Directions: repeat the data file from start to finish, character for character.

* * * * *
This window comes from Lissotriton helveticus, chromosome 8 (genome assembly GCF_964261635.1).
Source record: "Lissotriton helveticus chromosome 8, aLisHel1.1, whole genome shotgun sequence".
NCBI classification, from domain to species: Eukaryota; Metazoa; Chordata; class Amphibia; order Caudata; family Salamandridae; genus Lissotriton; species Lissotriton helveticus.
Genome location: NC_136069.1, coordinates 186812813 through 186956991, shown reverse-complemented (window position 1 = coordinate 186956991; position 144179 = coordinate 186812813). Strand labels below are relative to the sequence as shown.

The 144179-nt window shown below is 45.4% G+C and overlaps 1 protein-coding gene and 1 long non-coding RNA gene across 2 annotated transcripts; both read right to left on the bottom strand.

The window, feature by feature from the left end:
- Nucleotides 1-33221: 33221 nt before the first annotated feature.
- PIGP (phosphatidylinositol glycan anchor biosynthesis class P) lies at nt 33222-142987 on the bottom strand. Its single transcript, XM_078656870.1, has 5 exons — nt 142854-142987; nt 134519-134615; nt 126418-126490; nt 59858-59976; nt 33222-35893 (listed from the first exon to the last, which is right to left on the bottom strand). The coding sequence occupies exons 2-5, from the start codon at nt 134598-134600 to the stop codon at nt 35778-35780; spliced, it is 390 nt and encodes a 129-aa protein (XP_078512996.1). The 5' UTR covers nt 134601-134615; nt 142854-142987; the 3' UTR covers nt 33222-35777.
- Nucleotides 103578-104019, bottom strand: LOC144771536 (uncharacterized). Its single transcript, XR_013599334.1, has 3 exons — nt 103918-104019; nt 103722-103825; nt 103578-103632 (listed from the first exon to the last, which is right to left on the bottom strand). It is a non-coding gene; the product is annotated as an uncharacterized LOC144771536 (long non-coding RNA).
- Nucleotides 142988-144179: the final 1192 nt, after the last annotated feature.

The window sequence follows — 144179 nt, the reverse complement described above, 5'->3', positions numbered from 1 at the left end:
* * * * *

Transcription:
This window comes from Lissotriton helveticus, chromosome 8 (genome assembly GCF_964261635.1).
Source record: "Lissotriton helveticus chromosome 8, aLisHel1.1, whole genome shotgun sequence".
NCBI classification, from domain to species: Eukaryota; Metazoa; Chordata; class Amphibia; order Caudata; family Salamandridae; genus Lissotriton; species Lissotriton helveticus.
Genome location: NC_136069.1, coordinates 186812813 through 186956991, shown reverse-complemented (window position 1 = coordinate 186956991; position 144179 = coordinate 186812813). Strand labels below are relative to the sequence as shown.

The 144179-nt window shown below is 45.4% G+C and overlaps 1 protein-coding gene and 1 long non-coding RNA gene across 2 annotated transcripts; both read right to left on the bottom strand.

The window, feature by feature from the left end:
- Nucleotides 1-33221: 33221 nt before the first annotated feature.
- PIGP (phosphatidylinositol glycan anchor biosynthesis class P) lies at nt 33222-142987 on the bottom strand. Its single transcript, XM_078656870.1, has 5 exons — nt 142854-142987; nt 134519-134615; nt 126418-126490; nt 59858-59976; nt 33222-35893 (listed from the first exon to the last, which is right to left on the bottom strand). The coding sequence occupies exons 2-5, from the start codon at nt 134598-134600 to the stop codon at nt 35778-35780; spliced, it is 390 nt and encodes a 129-aa protein (XP_078512996.1). The 5' UTR covers nt 134601-134615; nt 142854-142987; the 3' UTR covers nt 33222-35777.
- Nucleotides 103578-104019, bottom strand: LOC144771536 (uncharacterized). Its single transcript, XR_013599334.1, has 3 exons — nt 103918-104019; nt 103722-103825; nt 103578-103632 (listed from the first exon to the last, which is right to left on the bottom strand). It is a non-coding gene; the product is annotated as an uncharacterized LOC144771536 (long non-coding RNA).
- Nucleotides 142988-144179: the final 1192 nt, after the last annotated feature.

The window sequence follows — 144179 nt, the reverse complement described above, 5'->3', positions numbered from 1 at the left end: